You can’t touch me, but I can touch you. I’d really love to touch you – Nomi
Released back in 1995, Paul Verhoeven’s “Showgirls” has managed to gain a major amount of notoriety for being one of the worst movies ever made, and although some people love it I can’t disagree with those who criticise it. Starring Elizabeth Berkley and Gina Gershon “Showgirls” is a drama which actually lacks drama and for the most comes across as titillation for the teens with copious amounts of nudity and sex scenes who having grown up watching Elizabeth Berkley as the sweet Jessica in “Saved by the Bell” now wanted to watch her movies. Despite set in the nasty world of Vegas dancing it is a movie of very little substance reliant on nudity and sex rather than anything else, much in the same manner as “Body of Evidence “.
Having made it to Las Vegas in the hopes of becoming a dancer, Nomi’s (Elizabeth Berkley – Any Given Sunday ) journey doesn’t start well when a truck driver steals her belongings. Taken in by Molly (Gina Ravera), Nomi finds herself working as a lap dancer in the Cheetah Club, a dive of a strip joint. But she gets a break when she wins a part in the line up for the Stardust Casino show ‘Goddess’ starring Cristal Connors (Gina Gershon – Best of the Best 3 ). With a foot in the door and discovering showbiz is not all glitz & glamour she sets about clawing her way to the top.
One of the biggest issues with “Showgirls” is that it really lacks a strong storyline, with the journey of Nomi as she enters the world of Vegas showgirls being the central thread, except it really isn’t that interesting or at least interesting enough to be the main storyline. Strangely a movie around the fickle world of Vegas showgirls, stripping and lap dancing should have enough going on to give it substance but instead we get a semi-glossy movie which fails to really deliver on the seediness of this world and in turn becomes seedy itself in it’s reliance on nudity and so called sex scenes. Talking of which for a movie which does feature a lot of nudity it is not in the least bit steamy or really that erotic, in fact erotic scenes such as the Elizabeth Berkley’s explicit lap dance or the over the top swimming pool sex scene end up more laughable in their execution than anything else.
In an attempt to make up for the weakness in the main storyline the are a few sub plots going on but then these actually feel like padding rather than actually contributing to the main storyline. It doesn’t help that these sub plots appear and disappear without any real cohesion with the main storyline making it feel oddly paced and a little disjointed. Adding to the misery there is the sub plot surrounding Nomi’s friend Molly who idolizes Vegas performer Andrew Carver. Now I can actually see the reason why this sub plot exists and actually adds a little meaning to an otherwise meaningless movie, but the visual ness of the storyline is disturbing and doesn’t fit in with the rest of “Showgirls”. This actually makes it feel like its inclusion has been for shock value rather than to give substance.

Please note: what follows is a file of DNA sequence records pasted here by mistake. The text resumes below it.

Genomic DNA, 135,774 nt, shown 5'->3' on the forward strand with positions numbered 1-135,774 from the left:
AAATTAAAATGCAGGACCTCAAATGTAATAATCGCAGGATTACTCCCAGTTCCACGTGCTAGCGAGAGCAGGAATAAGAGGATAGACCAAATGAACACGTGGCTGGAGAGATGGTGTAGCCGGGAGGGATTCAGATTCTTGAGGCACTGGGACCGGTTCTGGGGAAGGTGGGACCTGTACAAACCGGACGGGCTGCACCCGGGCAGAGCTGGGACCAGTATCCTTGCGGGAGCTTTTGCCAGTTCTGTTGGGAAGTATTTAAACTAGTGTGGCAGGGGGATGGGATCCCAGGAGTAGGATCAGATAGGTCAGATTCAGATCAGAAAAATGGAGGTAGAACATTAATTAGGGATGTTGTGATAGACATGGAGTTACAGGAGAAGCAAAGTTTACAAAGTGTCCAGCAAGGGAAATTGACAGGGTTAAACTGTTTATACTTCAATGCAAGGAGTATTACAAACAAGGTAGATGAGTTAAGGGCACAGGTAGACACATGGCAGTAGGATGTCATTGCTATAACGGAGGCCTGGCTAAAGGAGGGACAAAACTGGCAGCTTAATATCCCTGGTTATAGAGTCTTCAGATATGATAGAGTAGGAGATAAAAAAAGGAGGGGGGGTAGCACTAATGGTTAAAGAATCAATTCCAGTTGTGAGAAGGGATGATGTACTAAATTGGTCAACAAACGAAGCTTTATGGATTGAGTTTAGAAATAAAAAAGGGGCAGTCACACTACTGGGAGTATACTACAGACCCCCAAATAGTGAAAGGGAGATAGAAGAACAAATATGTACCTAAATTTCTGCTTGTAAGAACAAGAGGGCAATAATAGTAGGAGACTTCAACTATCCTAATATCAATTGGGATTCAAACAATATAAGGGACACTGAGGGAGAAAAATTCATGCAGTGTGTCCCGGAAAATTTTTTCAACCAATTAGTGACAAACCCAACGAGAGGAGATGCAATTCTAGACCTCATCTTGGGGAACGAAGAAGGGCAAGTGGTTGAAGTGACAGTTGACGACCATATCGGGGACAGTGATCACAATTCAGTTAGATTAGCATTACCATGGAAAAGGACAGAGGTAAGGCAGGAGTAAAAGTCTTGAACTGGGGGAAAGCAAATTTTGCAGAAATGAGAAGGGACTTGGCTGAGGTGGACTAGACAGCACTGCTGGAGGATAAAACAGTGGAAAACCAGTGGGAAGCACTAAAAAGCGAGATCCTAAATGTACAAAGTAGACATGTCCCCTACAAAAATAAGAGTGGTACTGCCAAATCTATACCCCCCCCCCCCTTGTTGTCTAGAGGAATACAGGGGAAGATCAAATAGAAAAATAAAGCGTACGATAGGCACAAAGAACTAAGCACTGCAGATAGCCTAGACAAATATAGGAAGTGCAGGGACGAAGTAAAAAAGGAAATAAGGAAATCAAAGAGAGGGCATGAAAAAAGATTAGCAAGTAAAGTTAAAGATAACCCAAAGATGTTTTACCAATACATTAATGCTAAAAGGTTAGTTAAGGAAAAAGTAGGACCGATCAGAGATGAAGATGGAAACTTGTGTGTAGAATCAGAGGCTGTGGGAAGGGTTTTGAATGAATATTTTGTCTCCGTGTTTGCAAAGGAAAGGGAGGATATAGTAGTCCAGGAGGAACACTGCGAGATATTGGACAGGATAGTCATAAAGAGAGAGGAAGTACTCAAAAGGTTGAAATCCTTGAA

Whilst the storyline is undoubtedly weak, the casting of Elizabeth Berkley does not help matters as she spends most of the movie looking like a fish out of water. The thing is the character of Nomi should be interesting, naive but strong willed, manipulated yet manipulative with a malicious streak, but the performance fails to really convey these characteristics. Berkley who seems to struggle with a fixed expression throughout the movie just doesn’t come across as being believable often relying on exaggerated, melodramatic movements to try and convey emotion. I’m sorry but the scene featuring her stropping her way through a meal of chips is the sort of amateur dramatics you would expect from a high school production not a Hollywood movie.
The supporting performances don’t fare much better all of which seem to be going for the over the top dramatics rather than realism. This means that Gina Gershon as the established showgirl, Cristal Connors, appears to be a cross between Cruella de Ville and a pantomime villain, whilst Kyle MacLachlan is bordering on the brains in his pants rich kid rather than some flash Vegas entertainment manager. Probably the only half decent performance comes from Glenn Plummer who at least manages to deliver semi realistic drama with the underused character of James.
What this all boils down to is that “Showgirls” comes across as a very shallow movie which hides any real meaning or drama for the over use of naked flesh. In my opinion it does deserve it’s notoriety for being a poor movie and although many people say that it has been misinterpreted makes me wonder if I’d watched the same movie. Between the expressionless naked Elizabeth Berkley and a storyline which for the most lacks any real drama or realism “Showgirls” really does end up being just titillation for teens as it attempts to deliver style over substance.